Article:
Brain Implant Could Help Alzheimer’s Disease Patients Form New Memories
Electrodes implanted in the hippocampus region of the brain could some day help the millions of Americans suffering from Alzheimer’s disease form new memories.
Researchers from the University of Southern California and Wake Forest are building on previous research on electrode brain stimulation to help patients experiencing memory loss. Their method uses an algorithm to imitate how memories are translated from short-term to long-term.
Alzheimer’s patients are unable to form new long-term memories due to the damage done to their hippocampus, the memory region of the brain. The damaged areas cannot “translate” a memory, resulting in the inability to recall any memories formed since the damage began. In this study, algorithms used by the implanted electrodes were able to accurately process the damaged memory signals at an estimated 90 percent accuracy.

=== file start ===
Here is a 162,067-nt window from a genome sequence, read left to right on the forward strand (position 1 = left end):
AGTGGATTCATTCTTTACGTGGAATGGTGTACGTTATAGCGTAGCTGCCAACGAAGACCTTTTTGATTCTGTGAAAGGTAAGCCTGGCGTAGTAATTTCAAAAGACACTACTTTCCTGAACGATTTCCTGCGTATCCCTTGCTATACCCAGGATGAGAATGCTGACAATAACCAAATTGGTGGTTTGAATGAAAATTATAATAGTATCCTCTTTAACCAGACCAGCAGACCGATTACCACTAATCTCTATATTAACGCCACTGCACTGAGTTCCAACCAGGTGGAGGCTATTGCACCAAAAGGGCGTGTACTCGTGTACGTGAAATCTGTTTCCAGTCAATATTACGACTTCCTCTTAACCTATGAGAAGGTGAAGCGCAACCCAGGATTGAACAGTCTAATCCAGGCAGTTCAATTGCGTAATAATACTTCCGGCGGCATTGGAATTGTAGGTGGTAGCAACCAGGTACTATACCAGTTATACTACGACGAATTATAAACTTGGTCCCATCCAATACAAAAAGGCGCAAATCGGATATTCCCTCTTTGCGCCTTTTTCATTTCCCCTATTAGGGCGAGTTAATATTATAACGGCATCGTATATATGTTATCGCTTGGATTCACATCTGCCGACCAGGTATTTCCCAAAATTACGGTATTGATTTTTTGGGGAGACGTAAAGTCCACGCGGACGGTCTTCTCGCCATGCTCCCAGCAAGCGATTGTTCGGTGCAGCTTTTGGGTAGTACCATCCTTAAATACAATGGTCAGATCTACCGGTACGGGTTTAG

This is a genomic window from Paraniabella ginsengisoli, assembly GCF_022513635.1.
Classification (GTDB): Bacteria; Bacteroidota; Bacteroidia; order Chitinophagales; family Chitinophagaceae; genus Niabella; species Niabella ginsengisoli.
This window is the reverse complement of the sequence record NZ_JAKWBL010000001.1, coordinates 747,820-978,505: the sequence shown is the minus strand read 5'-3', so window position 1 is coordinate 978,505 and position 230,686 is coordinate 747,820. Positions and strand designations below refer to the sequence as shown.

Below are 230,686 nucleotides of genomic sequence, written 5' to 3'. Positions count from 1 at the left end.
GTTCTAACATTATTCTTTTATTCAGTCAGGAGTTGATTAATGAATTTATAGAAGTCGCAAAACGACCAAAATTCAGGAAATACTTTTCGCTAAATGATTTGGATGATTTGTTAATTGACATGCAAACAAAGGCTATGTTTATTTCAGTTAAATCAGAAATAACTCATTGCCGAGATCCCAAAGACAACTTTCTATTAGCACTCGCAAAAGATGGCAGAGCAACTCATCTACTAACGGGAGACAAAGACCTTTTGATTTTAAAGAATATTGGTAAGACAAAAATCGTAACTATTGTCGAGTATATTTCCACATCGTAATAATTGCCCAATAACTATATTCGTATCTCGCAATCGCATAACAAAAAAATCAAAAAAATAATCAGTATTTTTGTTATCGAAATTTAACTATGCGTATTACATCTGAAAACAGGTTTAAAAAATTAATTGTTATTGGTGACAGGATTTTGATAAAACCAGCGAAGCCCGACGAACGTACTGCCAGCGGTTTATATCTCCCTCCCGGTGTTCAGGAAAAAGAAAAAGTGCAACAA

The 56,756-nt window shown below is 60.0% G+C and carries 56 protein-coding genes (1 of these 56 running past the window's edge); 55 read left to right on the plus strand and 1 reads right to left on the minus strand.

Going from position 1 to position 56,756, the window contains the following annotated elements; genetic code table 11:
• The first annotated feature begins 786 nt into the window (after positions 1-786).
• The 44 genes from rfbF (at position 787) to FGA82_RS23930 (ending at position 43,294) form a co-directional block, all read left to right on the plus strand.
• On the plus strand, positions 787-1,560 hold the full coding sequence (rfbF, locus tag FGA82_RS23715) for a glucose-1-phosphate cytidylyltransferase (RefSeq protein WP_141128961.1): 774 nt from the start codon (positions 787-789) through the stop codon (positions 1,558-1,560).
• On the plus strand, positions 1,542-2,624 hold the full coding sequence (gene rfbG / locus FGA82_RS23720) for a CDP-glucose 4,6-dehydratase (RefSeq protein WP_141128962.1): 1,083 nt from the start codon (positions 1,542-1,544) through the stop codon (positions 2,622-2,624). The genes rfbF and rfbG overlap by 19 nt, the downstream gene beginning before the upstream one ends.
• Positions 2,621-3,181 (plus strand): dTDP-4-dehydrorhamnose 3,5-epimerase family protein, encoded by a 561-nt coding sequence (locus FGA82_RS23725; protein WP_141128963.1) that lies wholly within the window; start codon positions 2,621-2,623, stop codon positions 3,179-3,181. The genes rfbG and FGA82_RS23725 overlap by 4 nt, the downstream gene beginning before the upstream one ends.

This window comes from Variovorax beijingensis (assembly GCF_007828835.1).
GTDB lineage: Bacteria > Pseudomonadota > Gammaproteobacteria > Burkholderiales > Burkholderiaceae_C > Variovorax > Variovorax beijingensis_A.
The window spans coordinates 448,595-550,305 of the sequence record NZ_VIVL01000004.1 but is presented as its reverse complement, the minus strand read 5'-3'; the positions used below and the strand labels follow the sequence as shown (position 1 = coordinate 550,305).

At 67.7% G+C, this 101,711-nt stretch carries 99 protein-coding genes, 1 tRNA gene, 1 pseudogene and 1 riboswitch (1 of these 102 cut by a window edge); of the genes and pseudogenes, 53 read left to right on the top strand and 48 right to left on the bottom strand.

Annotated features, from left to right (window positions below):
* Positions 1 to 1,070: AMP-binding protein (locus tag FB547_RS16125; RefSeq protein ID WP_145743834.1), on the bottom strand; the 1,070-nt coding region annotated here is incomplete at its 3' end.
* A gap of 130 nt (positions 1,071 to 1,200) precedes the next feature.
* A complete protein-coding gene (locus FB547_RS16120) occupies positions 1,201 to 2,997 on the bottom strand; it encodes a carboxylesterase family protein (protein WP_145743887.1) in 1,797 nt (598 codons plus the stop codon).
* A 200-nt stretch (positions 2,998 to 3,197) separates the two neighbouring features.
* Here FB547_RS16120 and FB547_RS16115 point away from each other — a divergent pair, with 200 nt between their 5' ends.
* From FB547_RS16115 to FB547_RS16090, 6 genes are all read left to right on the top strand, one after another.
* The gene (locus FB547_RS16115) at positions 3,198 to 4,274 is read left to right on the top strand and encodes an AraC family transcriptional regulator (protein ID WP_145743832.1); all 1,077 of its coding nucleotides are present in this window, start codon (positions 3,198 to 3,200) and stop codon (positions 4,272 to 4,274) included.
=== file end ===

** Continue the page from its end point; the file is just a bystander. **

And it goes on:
The next step in the research is to use the translated signal to properly form long-term memories by returning it to the undamaged regions of the hippocampus. While this technique is not intended as a cure or prevention of Alzheimer’s, it could help improve the quality of life for those who already suffer from this disabling condition.
Cognitive Disorders May Qualify for Social Security Disability Benefits
Thousands of Americans are diagnosed with cognitive disorders due to genetics, age-related disease, and acute brain damage. When a cognitive disorder impairs one’s ability to work and earn an income, the patient may qualify for Social Security disability benefits. If your loved one is in this situation, Disability Help Group is here to help your family. Our disability advocates are ready to explain the disability benefits process and walk you through it. Contact us online or call us at 1-(800)-800-3332.